Monday, March 13, 2017

A conversation between men...

flags of division

"I ain't going no 10,000 miles to help murder and kill other poor people. If i die, I'l die right here, fightin'! You my enemy, not no Chinese, no Viet Cong, no Japanese. You my opposer when I want freedom! You my opposer when I want justice! You my opposer when I want equality !!!" Muhammad Ali said in the late 1960's.

He was facing 5 years in prison and loss of this title, but it was not enough to make him small, or shy from his commitments to high principles, his family structure or his people.

It is important to reapply his words into the core of a man's manhood as a stance of power. Ali's manhood shook the pillars of the country and supported the freedom fights and fighters in Africa fighting against Colonial powers. Today, the illusion of freedom is expressed and popular in the mouths of white Americans saying simple minded phrases like, "Freedom ain't free" in efforts to justify invasions and costly bloodletting without a moral base. Afraid to develop one's manhood fails the women, disappoints the children and supports the oppression so keenly felt by one's own people in this system of government... - Gregory E. Woods, Keeper of Stories  [March 30, 2016] 

water spring to life is the healing journey avoided, but needed by men of war.
the principal element is the 'she' of womanhood the 'he' came from and needs to balance the
ache to war against other men. without the 'she of the water element men will engulf themselves in the
flames of war.

dawn wolf, keeper of stories 6.19.16
Luxuria Girls and Heels 

I continue to be amazed in this day and age, than many of us (Africans, Blacks, Nubians, the Original People or however we refer to ourselves) still don't get the point: "If you're not seated at the table, then you're on the menu".

Muhammad Ali took a principled stand when he refused to go to Vietnam to fight; it was a stand protected by our Constitution, and for which he was ultimately vindicated. It was his Constitutionally protected right. However, it is equally the right of those that choose to, to serve in the armed forces. In many regards, Africans all around the globe are still fighting the battle fought in America's Revolutionary War: "No government without representation." How much injustice would occur if Africans didn't have representation in government; medicine; law and law enforcement; media and entertainment; corrections; science and technology; education; sports, and the list goes on. How can we even begin to think of ourselves as having global significance when we want to limit our scope of development and influence?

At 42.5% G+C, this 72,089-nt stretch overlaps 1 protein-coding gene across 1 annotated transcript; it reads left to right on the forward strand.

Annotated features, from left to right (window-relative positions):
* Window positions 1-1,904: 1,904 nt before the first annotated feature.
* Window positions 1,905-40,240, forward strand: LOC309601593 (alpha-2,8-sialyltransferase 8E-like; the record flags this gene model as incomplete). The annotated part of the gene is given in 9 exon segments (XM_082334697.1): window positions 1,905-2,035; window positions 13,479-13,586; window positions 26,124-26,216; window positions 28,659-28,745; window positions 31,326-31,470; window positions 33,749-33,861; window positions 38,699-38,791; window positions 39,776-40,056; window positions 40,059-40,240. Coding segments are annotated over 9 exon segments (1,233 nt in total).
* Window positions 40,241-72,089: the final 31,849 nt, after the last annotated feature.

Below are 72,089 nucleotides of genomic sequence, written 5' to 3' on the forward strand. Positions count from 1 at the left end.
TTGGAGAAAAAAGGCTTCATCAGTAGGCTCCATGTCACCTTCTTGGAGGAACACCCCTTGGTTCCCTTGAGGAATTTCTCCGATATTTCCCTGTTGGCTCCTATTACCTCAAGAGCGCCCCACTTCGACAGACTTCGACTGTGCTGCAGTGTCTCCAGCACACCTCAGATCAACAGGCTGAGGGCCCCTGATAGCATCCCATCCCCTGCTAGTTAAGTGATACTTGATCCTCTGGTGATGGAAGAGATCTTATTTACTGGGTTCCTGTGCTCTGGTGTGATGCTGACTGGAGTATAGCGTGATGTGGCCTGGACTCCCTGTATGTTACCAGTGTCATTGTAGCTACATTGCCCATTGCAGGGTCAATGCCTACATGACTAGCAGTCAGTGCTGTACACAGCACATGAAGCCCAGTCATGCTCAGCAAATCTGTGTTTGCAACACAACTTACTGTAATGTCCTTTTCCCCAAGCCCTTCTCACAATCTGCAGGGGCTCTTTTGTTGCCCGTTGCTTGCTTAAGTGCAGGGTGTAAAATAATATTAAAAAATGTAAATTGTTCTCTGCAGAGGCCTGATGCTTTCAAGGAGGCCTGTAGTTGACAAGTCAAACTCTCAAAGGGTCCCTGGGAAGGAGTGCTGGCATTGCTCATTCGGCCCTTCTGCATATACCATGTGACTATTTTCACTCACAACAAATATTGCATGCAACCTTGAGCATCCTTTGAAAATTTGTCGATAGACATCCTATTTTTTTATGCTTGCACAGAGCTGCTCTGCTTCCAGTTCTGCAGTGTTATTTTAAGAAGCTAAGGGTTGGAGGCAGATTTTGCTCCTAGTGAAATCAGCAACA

We have become too fascinated with the most outspoken; the most articulate; the most glamorous and charismatic, so much so that we erroneously believe that they alone write history. For every Ali that refused to go fight, there were hundreds of thousands that did, that fought against racism within the armed forces and made it better for other Africans at home and abroad whose names and deeds remain unknown; I know because I was one of them. Don't fight just for one right for people: fight for them ALL. - Bruce Cox 3.30.16

gun carried by a Marine we imagined as a woman in the Armed Services. I said that because when the thought of white women in the military began to take hold on the country's disbelief in the notion the first and only image that any of us could envision was a scantly clad woman with a gun on the front line having her period! There were so many jokes around that visual to the point it initially defeated the idea. It couldn't be taken seriously. The thing was it was white women pushing this and if there was any group unqualified it was white women! That was the estimation of those women among Black folks, who ridiculed the idea. White women were not taken seriously by Blacks because they came across as weak, and the idea of a super hero type woman was more likely than not going to be a Black woman, or an African one; not some weak kneed blond with a perm and a tendency to feign helplessness! - Dawn Wolf, Keeper of Stories 1/23/17

I remember the impact upon the country when Ali made that stance. Black people were different back then. There was a shared sense of challenge to what enslaved the thought process. Unlike today fear was overcome as a collective and individually. Today, fear is embraced and passed off in an indifference to what is important: redefinition of the meaning of being free! - Gregory E. Woods, Keeper of Stories 3.30.16

gun carried by Angie Vu Ha in a jungle (2010)

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